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A district judge ordered Los Alamos County to issue a same-sex marriage license to residents Janet Newton and Maria Thibodeau Thursday.
Newton and Thibodeau filed a complaint in district court Wednesday after being denied a license by County Clerk Sharon Stover on Tuesday.
“As I understand, she (Stover) told our clients that she had no authority to issue a marriage license,” said Kate Ferlic, whose firm is representing Newton and Thibodeau. “Our clients said it was legal in six counties and they would like to get married in their home county.”
According to the suit filed in First Judicial Court, Newton and Thibodeau asked for a writ of mandamus or court order requiring the clerk to issue them a marriage license.
District judge Shari Raphaelson signed that order Wednesday.
And as of Wednesday night, Stover said that County Attorney Rebecca Ehler has the complaint but has not yet seen the writ. If the county does not abide by the order, a hearing is scheduled for Sept. 4.
Before the order was signed by the judge, Stover was asked what she would do.
“I need to see what the suit says and see what our county attorney says,” Stover said. “The way the law is, this needs to get fixed.”
Stover hopes some help is on the way.
County clerks across New Mexico on Thursday, meanwhile, joined a lawsuit that allowed same-sex couples to be married, and the move by the local officials clears the way for an appeal to the Supreme Court that could provide a statewide decision on whether gay marriage is legal.
Daniel Ivey-Soto, executive director of a group representing county clerks, said a district judge in Albuquerque allowed the New Mexico Association of Counties and 31 county clerks to intervene in the lawsuit.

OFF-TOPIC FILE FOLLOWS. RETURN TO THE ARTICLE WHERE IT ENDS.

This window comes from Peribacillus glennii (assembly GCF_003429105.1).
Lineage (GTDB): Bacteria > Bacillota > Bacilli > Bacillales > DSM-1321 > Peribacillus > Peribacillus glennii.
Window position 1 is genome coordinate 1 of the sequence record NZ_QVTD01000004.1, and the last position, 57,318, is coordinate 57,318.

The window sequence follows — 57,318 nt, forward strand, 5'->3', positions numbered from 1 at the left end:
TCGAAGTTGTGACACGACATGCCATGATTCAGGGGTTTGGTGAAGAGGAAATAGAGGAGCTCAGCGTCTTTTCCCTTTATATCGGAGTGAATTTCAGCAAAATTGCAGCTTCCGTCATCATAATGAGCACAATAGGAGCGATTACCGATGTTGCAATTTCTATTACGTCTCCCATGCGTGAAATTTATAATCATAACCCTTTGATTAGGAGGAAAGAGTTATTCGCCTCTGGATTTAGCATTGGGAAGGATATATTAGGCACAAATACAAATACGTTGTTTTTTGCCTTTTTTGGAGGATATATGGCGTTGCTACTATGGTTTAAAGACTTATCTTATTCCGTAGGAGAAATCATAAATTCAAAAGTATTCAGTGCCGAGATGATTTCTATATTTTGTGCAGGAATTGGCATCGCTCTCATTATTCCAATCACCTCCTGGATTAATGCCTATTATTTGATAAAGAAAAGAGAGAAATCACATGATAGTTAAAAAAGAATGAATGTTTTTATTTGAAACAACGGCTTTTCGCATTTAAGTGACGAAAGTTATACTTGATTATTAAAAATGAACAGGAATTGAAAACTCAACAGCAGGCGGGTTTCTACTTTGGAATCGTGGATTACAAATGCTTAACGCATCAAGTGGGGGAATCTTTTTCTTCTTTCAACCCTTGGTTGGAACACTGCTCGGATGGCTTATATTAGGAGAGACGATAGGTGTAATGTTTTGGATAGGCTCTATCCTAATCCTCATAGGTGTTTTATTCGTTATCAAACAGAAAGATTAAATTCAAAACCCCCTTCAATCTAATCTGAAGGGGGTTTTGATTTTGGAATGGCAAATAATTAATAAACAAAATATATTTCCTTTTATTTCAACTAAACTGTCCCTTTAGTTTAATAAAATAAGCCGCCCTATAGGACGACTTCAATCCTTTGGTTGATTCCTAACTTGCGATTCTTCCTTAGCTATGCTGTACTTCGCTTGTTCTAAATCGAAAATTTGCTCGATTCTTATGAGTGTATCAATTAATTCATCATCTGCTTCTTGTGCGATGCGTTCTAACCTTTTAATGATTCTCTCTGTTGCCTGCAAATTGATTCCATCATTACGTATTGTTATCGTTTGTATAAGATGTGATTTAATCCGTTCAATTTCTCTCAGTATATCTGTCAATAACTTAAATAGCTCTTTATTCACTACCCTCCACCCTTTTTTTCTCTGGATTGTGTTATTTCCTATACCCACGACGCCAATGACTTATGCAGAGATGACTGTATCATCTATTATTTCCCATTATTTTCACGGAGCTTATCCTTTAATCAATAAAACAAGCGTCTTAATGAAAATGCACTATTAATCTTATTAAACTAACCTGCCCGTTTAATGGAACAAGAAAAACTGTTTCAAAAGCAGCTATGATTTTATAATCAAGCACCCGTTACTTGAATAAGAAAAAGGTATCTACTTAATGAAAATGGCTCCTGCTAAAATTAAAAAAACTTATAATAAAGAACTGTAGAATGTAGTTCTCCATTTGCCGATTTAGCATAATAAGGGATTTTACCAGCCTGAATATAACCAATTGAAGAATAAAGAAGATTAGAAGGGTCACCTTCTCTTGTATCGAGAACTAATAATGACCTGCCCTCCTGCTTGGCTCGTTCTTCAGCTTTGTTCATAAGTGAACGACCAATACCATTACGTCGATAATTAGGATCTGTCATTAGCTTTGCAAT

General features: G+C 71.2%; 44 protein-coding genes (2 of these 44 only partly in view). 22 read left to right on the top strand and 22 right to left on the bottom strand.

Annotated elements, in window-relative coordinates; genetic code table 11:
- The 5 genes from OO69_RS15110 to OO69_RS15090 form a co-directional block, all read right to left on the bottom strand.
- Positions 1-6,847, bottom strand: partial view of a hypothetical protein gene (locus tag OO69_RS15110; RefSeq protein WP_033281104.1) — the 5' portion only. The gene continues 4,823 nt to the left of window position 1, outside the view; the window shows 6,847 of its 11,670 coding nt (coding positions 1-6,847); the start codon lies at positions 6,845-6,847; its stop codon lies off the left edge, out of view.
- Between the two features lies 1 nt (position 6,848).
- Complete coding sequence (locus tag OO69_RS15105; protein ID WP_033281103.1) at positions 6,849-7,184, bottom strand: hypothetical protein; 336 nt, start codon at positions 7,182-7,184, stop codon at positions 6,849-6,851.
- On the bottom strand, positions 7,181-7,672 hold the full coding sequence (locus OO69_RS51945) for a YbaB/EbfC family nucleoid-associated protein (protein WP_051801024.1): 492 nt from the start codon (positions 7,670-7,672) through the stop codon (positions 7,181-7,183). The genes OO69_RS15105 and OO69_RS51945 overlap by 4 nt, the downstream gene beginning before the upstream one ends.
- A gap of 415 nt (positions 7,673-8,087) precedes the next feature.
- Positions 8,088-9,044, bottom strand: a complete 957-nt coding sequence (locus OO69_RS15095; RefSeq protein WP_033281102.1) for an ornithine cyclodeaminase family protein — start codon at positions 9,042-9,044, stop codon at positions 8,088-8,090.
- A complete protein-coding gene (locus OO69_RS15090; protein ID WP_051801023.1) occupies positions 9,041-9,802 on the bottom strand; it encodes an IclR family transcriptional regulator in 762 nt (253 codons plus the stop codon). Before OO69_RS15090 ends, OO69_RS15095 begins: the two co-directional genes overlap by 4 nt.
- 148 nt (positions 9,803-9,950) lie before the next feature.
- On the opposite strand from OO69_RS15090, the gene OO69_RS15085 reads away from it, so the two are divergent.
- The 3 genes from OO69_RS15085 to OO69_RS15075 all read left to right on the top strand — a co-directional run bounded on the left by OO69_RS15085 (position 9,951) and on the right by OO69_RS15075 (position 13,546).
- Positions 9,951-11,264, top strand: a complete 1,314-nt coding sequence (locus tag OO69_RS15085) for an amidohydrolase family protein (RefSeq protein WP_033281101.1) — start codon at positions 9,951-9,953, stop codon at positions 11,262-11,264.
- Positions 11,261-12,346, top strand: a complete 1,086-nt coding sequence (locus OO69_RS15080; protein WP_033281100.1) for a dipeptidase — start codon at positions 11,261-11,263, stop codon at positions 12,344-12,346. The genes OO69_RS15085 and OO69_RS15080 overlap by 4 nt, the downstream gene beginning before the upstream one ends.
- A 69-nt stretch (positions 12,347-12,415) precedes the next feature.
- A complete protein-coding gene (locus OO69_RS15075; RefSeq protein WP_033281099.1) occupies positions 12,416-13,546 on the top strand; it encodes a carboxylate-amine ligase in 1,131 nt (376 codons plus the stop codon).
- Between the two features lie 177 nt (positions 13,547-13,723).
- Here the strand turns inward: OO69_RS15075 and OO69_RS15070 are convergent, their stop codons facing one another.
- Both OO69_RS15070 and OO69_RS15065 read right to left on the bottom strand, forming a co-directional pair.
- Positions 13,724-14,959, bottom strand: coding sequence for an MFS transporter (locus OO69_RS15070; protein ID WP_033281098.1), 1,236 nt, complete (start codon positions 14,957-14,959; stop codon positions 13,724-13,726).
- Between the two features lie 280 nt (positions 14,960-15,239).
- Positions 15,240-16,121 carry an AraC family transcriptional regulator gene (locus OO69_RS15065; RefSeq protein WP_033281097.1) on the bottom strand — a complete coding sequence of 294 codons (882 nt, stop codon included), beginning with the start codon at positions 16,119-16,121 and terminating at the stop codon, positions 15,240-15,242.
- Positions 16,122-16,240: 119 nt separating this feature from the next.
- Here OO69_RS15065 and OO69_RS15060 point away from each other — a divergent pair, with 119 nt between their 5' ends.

The clerks and the association expect to file an appeal next week with the state Supreme Court, he said.
“The intent of the clerks is to get clarity in the law as quickly as possible both so the clerks understand their lawful responsibilities and so the public understands what is appropriate under New Mexico law or not appropriate under New Mexico law,” said Ivey-Soto, a lawyer and Democratic state senator from Albuquerque.
Stover also clarified her position.
“For me it’s not about the same-sex marriage issue,” Stover said. “It’s about ensuring there are good laws and there is uniformity across the state.”
Ferlic said the state Supreme Court has been asked twice to weigh in on the controversy and both times they have declined.
The Los Alamos case may provide a possible route for an appeal to the state Supreme Court.
Lawsuits have led to judges ordering clerks in Bernalillo, Santa Fe and Taos counties to issue marriage licenses to gay and lesbian couples. Clerks in three other counties — Dona Ana, San Miguel and Valencia — are granting licenses without court orders.
County clerks across the state agreed Wednesday to take legal steps to try to get a uniform statewide policy on gay marriage statewide rather than having the issue decided piecemeal through county-by-county lawsuits.
New Mexico law doesn’t explicitly prohibit or authorize gay marriage. However, state statutes include a model marriage license application that has sections for male and female applicants and there are other references in the marriage laws to “husband” and “wife.” Such provisions have been cited by county clerks historically in denying marriage licenses to same-sex couples, and Attorney General Gary King’s office has said state law effectively prohibits gay marriages.
But King and gay marriage advocates contend the prohibition is unconstitutional, and Malott issued such a ruling — allowing for marriage licenses to be issued in Bernalillo County, the state’s most populous county. A district judge’s ruling doesn’t apply statewide, however, and that’s left advocates scrambling to find the proper way to get a gay marriage case before the Supreme Court.
The five justices recently have turned down two requests to take up the gay marriage issue, but neither of those were appeals from a lower court ruling — the most common procedure for a legal dispute to reach the state’s highest court.
“I’m not authorized to change the law,” Stover said. “That’s something the legislature is going to do or a judge would say something.”
Ferlic, meanwhile, was asked why her clients didn’t just go to Santa Fe to get a license.
“They want to get married in Los Alamos,” Ferlic said.
Stay tuned to LAMonitor.com for the latest developments on this story.